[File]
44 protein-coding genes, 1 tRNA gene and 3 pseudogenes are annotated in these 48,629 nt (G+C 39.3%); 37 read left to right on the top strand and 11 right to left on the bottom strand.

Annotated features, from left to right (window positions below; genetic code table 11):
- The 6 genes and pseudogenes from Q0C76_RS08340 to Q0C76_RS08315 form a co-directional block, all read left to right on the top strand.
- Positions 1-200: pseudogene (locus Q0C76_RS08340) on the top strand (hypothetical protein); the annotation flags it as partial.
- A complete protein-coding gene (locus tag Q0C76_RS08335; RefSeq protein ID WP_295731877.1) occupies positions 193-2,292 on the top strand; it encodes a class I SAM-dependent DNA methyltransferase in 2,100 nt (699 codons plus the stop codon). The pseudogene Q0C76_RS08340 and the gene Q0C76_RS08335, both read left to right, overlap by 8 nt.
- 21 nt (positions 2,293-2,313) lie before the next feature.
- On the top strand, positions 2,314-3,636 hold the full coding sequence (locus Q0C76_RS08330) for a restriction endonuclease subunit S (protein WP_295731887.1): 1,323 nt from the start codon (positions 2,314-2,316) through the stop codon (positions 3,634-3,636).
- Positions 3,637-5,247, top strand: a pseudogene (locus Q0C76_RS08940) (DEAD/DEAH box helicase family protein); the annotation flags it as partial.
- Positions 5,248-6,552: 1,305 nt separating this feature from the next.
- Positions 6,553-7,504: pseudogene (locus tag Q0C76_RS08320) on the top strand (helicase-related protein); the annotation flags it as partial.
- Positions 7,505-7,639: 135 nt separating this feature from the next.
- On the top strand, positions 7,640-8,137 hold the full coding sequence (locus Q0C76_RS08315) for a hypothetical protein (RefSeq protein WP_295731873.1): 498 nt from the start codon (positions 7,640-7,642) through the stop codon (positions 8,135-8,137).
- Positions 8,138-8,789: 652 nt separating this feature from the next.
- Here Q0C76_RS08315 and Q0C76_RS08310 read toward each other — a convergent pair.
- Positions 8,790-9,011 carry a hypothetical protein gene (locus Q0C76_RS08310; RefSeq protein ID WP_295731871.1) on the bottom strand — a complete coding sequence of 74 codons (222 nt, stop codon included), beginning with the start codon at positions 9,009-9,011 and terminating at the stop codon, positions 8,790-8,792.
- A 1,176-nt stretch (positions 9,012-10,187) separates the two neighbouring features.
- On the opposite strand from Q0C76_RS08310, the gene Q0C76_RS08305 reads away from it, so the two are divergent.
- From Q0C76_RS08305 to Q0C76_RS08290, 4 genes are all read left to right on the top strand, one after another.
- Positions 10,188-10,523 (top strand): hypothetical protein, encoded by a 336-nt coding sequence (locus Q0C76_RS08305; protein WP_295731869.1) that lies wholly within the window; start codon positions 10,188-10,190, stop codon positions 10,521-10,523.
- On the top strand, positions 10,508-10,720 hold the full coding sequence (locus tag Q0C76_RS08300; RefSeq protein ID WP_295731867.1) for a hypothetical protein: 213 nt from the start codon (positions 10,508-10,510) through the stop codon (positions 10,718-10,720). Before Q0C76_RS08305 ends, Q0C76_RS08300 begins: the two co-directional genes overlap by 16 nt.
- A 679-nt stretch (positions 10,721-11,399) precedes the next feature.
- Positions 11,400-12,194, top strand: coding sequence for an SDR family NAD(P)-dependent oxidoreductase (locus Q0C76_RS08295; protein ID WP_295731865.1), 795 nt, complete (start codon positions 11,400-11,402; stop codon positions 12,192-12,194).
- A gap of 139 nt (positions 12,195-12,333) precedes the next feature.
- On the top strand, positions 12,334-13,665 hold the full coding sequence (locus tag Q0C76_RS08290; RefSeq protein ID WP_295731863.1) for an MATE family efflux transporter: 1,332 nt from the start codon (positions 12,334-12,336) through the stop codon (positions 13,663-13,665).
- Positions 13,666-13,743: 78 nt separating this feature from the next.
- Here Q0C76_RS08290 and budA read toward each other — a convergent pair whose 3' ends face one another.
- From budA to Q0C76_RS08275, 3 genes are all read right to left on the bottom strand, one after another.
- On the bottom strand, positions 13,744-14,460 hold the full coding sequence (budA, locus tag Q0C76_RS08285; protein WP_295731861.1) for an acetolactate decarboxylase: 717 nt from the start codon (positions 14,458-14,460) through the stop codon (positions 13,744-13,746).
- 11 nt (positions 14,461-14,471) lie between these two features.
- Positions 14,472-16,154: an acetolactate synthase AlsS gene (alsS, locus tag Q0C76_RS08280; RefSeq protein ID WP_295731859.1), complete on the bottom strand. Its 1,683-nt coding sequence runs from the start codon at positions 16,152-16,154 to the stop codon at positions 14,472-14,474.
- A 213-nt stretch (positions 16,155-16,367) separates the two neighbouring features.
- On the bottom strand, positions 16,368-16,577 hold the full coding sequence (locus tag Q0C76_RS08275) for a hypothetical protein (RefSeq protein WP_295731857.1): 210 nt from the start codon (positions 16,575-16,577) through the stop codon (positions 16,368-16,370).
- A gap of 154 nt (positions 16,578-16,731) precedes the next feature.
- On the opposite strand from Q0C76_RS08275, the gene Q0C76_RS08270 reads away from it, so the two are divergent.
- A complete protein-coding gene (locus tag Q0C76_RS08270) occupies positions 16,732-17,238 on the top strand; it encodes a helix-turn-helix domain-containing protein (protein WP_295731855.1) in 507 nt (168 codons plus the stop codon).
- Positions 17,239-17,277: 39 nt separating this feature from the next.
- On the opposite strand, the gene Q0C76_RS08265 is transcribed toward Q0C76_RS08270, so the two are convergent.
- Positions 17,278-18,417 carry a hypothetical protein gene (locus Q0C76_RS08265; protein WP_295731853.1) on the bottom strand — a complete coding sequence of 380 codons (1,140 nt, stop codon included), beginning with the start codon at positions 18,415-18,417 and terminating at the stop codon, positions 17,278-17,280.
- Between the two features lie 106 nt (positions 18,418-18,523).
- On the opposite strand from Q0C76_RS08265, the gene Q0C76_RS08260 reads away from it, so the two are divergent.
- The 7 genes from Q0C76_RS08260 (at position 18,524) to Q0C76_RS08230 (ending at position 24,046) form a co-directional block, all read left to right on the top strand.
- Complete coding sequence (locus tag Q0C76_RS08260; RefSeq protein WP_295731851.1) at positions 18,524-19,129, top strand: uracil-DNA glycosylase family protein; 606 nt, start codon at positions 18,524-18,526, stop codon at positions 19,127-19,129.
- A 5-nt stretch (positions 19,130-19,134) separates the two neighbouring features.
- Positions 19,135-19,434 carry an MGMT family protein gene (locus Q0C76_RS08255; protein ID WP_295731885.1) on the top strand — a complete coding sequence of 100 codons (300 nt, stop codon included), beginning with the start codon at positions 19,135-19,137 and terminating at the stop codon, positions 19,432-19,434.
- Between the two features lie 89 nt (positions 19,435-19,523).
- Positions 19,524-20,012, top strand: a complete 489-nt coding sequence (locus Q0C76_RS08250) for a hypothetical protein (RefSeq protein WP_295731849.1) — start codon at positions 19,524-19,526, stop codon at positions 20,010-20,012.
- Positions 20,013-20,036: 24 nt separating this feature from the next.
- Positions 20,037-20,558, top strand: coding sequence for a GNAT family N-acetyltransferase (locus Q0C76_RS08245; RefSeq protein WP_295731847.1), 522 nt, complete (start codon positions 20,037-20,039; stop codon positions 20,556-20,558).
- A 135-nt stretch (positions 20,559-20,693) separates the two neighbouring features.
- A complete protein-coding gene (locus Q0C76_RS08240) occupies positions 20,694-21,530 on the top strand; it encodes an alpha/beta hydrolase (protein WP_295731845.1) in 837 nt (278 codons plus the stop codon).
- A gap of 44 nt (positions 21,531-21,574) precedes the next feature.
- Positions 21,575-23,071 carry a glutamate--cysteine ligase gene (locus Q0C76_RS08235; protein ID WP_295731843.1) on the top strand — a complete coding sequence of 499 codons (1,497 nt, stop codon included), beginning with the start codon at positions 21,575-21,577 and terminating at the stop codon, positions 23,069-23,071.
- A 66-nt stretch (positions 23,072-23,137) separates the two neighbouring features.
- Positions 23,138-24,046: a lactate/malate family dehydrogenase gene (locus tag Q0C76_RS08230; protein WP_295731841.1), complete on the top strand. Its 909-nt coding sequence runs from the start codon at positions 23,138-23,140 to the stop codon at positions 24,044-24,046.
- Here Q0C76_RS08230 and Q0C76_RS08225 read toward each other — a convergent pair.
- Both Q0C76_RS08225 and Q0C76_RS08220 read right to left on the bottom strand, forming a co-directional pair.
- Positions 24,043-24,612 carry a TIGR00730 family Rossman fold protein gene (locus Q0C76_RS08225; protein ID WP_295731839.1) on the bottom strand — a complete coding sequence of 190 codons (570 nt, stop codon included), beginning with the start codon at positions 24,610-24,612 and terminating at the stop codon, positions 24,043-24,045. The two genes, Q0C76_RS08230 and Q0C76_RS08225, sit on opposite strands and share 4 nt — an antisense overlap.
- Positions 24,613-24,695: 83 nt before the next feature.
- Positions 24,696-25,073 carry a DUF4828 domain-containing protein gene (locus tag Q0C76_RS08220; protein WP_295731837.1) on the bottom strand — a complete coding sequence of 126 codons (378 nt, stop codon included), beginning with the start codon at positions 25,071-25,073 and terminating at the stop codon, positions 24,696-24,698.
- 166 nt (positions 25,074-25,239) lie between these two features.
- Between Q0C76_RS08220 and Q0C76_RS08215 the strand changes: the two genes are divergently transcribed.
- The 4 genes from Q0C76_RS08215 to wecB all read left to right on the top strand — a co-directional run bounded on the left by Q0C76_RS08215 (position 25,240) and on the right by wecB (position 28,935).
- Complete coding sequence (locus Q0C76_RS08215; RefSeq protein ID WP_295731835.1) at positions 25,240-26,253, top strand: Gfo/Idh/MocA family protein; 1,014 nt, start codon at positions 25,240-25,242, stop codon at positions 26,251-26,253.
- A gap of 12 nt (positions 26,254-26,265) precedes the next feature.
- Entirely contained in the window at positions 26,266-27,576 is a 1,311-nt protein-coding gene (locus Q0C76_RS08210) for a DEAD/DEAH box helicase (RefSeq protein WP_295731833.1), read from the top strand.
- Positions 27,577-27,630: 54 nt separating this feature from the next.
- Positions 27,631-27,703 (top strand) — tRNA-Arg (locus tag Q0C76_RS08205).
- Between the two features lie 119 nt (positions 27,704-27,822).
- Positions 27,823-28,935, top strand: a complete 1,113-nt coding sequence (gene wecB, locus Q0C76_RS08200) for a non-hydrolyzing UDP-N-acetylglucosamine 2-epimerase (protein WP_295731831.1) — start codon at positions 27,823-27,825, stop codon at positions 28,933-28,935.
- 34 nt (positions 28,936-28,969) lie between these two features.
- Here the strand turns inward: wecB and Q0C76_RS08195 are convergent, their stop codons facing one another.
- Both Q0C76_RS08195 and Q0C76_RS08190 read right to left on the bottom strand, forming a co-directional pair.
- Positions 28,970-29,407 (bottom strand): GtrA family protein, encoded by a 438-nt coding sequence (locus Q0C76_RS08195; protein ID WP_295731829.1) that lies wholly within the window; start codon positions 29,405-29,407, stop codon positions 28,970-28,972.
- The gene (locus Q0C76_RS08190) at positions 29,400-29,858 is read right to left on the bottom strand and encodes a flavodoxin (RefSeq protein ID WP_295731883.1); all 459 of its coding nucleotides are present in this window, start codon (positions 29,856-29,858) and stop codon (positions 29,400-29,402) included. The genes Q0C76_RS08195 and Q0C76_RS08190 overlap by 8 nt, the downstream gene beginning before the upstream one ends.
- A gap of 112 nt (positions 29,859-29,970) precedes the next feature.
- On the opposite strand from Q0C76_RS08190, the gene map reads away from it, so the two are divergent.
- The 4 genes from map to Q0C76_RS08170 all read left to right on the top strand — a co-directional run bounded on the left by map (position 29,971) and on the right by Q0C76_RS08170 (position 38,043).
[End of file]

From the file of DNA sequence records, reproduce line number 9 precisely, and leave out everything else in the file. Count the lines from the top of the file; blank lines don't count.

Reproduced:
- Positions 5,248-6,552: 1,305 nt separating this feature from the next.